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2022 Bolt EUV Premier
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I’m pretty happy with my ICE->EV transition. I sold my ICEV (VW Tiguan) last week for $800 more than I paid for it 16 months ago (after I put 26k miles on it!). I then prepaid the full lease on a ‘22 EUV Premier and still had a few thou left over to put away. Anticipating a savings of $300/month, I will save almost $11k over the lease term not having to gas up & do ICEV maintenance.

It was a no brainer for me.
 
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In almost three years of owning my bolt i have 65000 miles on it. My other cars are paid for. If I tally the cost of electricity for the bolt I have spent around $2000. The Ridgeline would have cost nearly $12000 in gas. That kind of ROI is why I bought the Bolt. :cool:
I am 7 years of rooftop solar only...it's awesome.
 
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I had to fill up my wife 2006 Acura. A mere $83.00. Yikes! I am much happier filling my Bolt even at California's high electricity costs. Anyway at almost $7.00 per gallon of premium, I am glad that I am driving a Bolt and not my 2003 Jetta. It got about 20 mpg and now that would be $7 per 20 miles or 35 cents per mile. If you drove far at that rate it would add up. I recently talked to a guy who made a living transporting horses. He had a fine looking pickup and had just put $210 into the tank.
If ICE drivers want to drive their gas guzzlers and make arguments why it is better, I can't worry about that. Eventually economics will accelerate the conversion to electrics.
 

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What concernes me is not the battery or the motor but rather the surrounding electronics in EV cars. I work as a tools repair guy and every day I look at failed bms inside tools battery packs. More often then not the lithium cells are fine but bms fails. Furthermore these battery packs are not serviceable. the bms inside these packs are suicidal bms wich mean when you disconnect cells, the bms shuts down and cannot be reactivated (and it is intentional from the manufacturers). You can't buy a new bms from the manufacturer. The 150$ pack is not usable anymore.

The reparability of todays car, EV's and ICE's, is getting harder to service yourself and many times the electronic modules will come in a big assembly and a big price. For example If I want to change only the on/off trigger inside a milwaukee brushless drill it comes as an assembly with the whole electronic module and the motor coil as well, these parts are not available separately. Of course the price is higher then buying a new drill.

For ICE cars it is going in that direction as electronics are more and more present. But you can still service the common and basic parts yourself like the alternator, gas pump etc etc. Independent repair shops can easily do the work for probably cheaper then the dealer. EV's on the other hand appart from the brake pads and rotors there is not much we as users can repair because of the complexity and those independent shops struggles when it comes to repair EV's. The dealer is almost the only place so imagine the price of parts and labor.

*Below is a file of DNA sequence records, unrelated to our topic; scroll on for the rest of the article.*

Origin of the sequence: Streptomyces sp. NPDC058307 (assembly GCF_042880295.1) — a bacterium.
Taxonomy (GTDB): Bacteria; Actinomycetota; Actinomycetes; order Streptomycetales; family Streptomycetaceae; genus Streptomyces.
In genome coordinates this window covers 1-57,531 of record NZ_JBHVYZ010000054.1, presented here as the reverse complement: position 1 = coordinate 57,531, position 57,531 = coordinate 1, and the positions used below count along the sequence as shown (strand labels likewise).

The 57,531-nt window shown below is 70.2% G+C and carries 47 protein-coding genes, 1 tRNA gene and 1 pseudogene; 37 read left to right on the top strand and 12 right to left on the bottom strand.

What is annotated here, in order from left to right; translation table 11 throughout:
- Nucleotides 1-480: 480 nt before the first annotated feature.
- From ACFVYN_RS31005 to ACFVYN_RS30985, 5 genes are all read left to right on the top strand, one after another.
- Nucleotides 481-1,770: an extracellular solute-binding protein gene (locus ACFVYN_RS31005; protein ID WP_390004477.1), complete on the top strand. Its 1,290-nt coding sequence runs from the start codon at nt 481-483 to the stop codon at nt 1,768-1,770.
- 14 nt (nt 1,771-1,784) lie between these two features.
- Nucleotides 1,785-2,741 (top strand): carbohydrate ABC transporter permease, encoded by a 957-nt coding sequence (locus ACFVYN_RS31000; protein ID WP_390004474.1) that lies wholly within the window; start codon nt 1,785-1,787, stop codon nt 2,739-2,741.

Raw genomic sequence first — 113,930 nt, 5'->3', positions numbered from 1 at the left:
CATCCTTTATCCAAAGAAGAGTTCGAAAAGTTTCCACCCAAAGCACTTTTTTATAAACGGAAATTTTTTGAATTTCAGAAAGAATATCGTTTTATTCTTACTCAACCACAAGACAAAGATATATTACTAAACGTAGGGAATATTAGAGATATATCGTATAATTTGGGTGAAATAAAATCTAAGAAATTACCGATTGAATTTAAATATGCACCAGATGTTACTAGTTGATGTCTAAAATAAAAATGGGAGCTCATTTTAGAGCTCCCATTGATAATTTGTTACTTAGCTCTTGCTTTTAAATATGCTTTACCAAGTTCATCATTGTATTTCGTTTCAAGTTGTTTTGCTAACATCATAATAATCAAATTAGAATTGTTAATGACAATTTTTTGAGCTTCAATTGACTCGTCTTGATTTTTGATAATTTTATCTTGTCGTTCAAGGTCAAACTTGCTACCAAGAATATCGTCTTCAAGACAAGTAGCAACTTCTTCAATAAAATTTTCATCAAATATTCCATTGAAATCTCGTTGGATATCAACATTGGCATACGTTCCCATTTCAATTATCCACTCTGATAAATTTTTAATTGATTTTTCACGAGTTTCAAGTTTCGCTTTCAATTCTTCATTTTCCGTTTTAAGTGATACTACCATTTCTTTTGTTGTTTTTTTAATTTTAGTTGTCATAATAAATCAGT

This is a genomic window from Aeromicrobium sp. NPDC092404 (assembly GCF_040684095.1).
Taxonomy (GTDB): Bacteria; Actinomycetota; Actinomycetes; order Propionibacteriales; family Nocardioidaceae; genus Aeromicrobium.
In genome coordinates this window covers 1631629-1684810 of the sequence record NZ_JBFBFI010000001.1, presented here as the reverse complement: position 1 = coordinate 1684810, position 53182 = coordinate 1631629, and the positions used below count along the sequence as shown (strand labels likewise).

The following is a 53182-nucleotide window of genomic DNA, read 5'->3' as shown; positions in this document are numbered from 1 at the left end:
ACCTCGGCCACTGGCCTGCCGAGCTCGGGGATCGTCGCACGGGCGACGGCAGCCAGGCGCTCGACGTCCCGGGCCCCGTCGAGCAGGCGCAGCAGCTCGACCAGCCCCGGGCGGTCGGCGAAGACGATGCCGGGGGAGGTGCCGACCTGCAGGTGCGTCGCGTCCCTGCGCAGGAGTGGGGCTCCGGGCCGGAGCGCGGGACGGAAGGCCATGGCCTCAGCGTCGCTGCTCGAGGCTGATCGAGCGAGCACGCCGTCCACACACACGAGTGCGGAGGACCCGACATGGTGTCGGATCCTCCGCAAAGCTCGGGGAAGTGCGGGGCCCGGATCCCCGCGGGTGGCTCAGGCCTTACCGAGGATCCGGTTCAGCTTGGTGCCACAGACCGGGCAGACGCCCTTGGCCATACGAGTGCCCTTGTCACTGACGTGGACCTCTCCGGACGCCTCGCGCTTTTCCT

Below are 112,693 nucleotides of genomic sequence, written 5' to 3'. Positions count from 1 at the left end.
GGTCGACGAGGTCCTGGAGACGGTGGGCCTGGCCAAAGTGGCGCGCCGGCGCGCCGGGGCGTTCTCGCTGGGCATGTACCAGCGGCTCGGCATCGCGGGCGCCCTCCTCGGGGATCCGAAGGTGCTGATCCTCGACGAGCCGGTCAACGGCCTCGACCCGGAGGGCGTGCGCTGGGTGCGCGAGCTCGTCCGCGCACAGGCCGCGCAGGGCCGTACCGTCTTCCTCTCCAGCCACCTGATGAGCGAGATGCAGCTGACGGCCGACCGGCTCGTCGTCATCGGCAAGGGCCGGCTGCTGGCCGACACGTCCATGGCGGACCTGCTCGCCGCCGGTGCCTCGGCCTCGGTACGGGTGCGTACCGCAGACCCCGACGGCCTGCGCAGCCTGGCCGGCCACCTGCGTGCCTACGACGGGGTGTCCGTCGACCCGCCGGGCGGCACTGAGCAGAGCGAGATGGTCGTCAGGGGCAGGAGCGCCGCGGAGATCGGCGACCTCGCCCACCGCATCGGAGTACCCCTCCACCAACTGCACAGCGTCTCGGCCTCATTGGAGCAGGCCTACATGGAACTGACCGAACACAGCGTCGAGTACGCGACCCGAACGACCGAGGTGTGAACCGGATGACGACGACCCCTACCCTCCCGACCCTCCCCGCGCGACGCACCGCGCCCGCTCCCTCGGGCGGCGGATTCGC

My point is, yes you save on gas and maintenance cost but in the long run will you save if for some reason the bms or other electronic module fails. I hope my bolt will last long and hope the parts are reliable and that GM didn't cheap on the bms because I would like to keep it for a long time. That is why I took an 7 years unlimited miles extended warranty to at least cover the duration the the car loan
 

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2022 Bolt EUV Nov build
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What concernes me is not the battery or the motor but rather the surrounding electronics in EV cars. I work as a tools repair guy and every day I look at failed bms inside tools battery packs. More often then not the lithium cells are fine but bms fails. Furthermore these battery packs are not serviceable. the bms inside these packs are suicidal bms wich mean when you disconnect cells, the bms shuts down and cannot be reactivated (and it is intentional from the manufacturers). You can't buy a new bms from the manufacturer. The 150$ pack is not usable anymore.

The reparability of todays car, EV's and ICE's, is getting harder to service yourself and many times the electronic modules will come in a big assembly and a big price. For example If I want to change only the on/off trigger inside a milwaukee brushless drill it comes as an assembly with the whole electronic module and the motor coil as well, these parts are not available separately. Of course the price is higher then buying a new drill.

For ICE cars it is going in that direction as electronics are more and more present. But you can still service the common and basic parts yourself like the alternator, gas pump etc etc. Independent repair shops can easily do the work for probably cheaper then the dealer. EV's on the other hand appart from the brake pads and rotors there is not much we as users can repair because of the complexity and those independent shops struggles when it comes to repair EV's. The dealer is almost the only place so imagine the price of parts and labor.